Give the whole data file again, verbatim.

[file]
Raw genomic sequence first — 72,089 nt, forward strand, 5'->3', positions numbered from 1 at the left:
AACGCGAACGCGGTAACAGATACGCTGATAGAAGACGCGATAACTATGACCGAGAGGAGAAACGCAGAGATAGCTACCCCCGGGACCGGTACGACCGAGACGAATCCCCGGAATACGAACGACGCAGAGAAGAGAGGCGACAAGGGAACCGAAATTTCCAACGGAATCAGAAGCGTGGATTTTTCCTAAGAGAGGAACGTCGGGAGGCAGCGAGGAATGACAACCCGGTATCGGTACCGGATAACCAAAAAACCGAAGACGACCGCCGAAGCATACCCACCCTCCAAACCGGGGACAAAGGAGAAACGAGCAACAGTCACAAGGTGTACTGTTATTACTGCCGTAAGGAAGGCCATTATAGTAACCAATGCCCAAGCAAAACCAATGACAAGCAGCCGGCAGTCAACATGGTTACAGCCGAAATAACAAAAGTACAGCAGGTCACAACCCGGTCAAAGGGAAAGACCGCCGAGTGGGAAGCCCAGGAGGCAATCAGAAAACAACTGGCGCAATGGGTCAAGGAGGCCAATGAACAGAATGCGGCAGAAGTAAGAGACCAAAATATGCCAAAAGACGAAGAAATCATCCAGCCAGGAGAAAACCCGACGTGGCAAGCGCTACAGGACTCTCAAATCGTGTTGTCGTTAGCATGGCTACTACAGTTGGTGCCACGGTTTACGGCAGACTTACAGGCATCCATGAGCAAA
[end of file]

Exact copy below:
Raw genomic sequence first — 72,089 nt, forward strand, 5'->3', positions numbered from 1 at the left:
AACGCGAACGCGGTAACAGATACGCTGATAGAAGACGCGATAACTATGACCGAGAGGAGAAACGCAGAGATAGCTACCCCCGGGACCGGTACGACCGAGACGAATCCCCGGAATACGAACGACGCAGAGAAGAGAGGCGACAAGGGAACCGAAATTTCCAACGGAATCAGAAGCGTGGATTTTTCCTAAGAGAGGAACGTCGGGAGGCAGCGAGGAATGACAACCCGGTATCGGTACCGGATAACCAAAAAACCGAAGACGACCGCCGAAGCATACCCACCCTCCAAACCGGGGACAAAGGAGAAACGAGCAACAGTCACAAGGTGTACTGTTATTACTGCCGTAAGGAAGGCCATTATAGTAACCAATGCCCAAGCAAAACCAATGACAAGCAGCCGGCAGTCAACATGGTTACAGCCGAAATAACAAAAGTACAGCAGGTCACAACCCGGTCAAAGGGAAAGACCGCCGAGTGGGAAGCCCAGGAGGCAATCAGAAAACAACTGGCGCAATGGGTCAAGGAGGCCAATGAACAGAATGCGGCAGAAGTAAGAGACCAAAATATGCCAAAAGACGAAGAAATCATCCAGCCAGGAGAAAACCCGACGTGGCAAGCGCTACAGGACTCTCAAATCGTGTTGTCGTTAGCATGGCTACTACAGTTGGTGCCACGGTTTACGGCAGACTTACAGGCATCCATGAGCAAA